This goes for writing, too. If you have the talent in the first place, you will be interested in the craft and will continue to hone your abilities. No matter what, if you love your art, you will never give up on it, no matter how difficult it may be to succeed. That’s what we do…peace to you.

SNS (Social Networking Sites) In eLearning

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The following is an excerpt from my dissertation. It deals with the changes that have arisen of late in the field of education; especially eLearning. Has the paradigm shifted? I believe it has:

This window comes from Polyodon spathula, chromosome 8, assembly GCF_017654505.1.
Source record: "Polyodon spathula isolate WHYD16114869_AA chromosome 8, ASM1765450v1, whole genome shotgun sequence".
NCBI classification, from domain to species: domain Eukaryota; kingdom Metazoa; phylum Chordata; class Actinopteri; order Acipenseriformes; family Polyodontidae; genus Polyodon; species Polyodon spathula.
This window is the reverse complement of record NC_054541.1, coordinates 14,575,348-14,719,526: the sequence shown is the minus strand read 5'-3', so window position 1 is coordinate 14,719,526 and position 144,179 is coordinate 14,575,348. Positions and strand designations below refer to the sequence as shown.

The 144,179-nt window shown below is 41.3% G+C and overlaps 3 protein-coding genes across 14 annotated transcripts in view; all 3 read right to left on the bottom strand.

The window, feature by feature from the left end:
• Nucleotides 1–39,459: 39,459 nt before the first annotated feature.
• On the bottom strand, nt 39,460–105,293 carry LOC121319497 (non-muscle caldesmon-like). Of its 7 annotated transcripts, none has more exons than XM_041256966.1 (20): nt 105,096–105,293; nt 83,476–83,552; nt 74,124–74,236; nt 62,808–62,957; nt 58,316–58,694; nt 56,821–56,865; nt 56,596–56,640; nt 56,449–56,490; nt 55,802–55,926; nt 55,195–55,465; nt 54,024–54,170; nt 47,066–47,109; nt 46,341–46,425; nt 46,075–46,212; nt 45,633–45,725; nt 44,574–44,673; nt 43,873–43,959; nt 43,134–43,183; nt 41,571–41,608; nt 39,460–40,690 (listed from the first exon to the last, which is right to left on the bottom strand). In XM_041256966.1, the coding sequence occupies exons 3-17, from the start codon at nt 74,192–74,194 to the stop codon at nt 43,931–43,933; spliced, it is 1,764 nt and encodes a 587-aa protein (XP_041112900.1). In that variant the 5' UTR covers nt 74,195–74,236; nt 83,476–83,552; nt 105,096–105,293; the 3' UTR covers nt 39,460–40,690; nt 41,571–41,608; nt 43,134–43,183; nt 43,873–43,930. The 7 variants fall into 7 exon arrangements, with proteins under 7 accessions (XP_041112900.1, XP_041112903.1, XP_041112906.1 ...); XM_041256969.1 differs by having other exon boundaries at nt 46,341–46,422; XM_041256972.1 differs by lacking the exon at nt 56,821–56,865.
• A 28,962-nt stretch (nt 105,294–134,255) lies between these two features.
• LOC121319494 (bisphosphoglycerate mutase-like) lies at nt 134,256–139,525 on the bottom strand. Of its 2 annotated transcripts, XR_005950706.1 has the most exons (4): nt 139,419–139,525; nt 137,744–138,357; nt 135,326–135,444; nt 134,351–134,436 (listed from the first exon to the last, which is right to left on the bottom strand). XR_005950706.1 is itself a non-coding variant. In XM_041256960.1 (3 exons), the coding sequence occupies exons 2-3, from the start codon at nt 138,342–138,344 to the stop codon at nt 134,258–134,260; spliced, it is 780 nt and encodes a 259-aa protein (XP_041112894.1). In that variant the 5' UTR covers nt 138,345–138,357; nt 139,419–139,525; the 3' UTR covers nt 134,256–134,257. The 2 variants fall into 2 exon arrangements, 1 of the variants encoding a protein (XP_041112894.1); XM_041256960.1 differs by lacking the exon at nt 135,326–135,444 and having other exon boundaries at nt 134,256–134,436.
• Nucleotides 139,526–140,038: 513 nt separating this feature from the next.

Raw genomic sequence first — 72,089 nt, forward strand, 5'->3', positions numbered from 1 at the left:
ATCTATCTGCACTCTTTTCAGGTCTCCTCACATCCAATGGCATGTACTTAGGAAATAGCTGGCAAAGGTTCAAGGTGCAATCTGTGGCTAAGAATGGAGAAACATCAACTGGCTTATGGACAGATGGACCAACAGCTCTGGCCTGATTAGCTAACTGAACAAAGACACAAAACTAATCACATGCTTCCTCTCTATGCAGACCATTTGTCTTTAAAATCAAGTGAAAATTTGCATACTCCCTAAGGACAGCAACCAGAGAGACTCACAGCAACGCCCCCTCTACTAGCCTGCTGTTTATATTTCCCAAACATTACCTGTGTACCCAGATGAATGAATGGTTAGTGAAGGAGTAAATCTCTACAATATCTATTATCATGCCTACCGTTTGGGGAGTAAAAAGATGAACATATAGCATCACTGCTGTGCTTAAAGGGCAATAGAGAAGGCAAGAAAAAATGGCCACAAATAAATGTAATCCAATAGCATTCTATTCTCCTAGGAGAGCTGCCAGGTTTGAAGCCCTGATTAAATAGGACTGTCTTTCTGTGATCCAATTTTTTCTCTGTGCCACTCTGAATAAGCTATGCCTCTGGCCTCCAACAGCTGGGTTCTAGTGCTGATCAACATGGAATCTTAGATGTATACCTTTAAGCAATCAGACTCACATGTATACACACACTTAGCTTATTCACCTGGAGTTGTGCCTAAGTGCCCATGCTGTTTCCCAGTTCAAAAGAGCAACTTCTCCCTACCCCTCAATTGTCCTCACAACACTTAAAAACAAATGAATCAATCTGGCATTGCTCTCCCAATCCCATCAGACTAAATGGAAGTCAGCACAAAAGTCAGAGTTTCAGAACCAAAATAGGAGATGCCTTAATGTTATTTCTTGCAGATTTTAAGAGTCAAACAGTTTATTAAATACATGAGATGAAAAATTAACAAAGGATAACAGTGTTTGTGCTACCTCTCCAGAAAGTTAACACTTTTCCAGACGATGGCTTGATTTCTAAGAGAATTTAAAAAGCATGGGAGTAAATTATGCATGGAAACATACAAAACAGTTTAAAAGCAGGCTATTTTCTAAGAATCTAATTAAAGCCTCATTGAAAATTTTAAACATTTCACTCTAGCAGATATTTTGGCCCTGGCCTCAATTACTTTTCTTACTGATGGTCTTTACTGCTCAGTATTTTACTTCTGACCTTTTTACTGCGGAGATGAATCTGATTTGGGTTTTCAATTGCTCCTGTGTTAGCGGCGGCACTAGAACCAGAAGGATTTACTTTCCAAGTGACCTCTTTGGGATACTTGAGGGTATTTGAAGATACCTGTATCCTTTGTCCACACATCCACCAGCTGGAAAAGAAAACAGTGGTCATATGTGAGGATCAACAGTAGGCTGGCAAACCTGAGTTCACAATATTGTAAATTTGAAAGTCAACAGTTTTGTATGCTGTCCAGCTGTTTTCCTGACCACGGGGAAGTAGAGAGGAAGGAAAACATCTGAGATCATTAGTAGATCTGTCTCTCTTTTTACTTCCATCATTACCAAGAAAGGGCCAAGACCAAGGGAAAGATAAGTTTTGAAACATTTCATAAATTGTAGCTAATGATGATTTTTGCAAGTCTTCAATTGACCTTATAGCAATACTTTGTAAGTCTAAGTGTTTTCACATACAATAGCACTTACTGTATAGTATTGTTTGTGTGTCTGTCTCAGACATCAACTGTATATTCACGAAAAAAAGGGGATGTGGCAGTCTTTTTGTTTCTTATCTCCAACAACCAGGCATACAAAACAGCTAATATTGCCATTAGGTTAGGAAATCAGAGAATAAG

SNS are increasingly being used in the eLearning sphere of education. This is mostly due to the adaptability of the SNS to the already technology-based eLearning methodology. Boyd and Ellison (2007) define social networks as “web-based services that allow individuals to 1) construct a public or semipublic profile within a bounded system, 2) articulate a list of other users with whom they share a connection, and 3) view and traverse their list of connections and those made by others within the system. The nature and nomenclature of these connections may vary from site to site” (p. 2). With the advent of SNS also came the capability to reach out to numerous people in order to gather information. Usually, this information is personal in nature and not necessarily meant to be used professionally; however this tenet is changing rapidly due to the ability to network professionally through one’s own personal site or through various professional sites. “Although originally intended for use by the general population and for social purposes, it nonetheless has found its way into academia—if not by accident” (Gibson, 2010, p. 64). This is true for many SNS since so many students and faculty use these sites. As a result, SNS have prevailed themselves upon academia at a rapid rate. Consider some of the following statistics: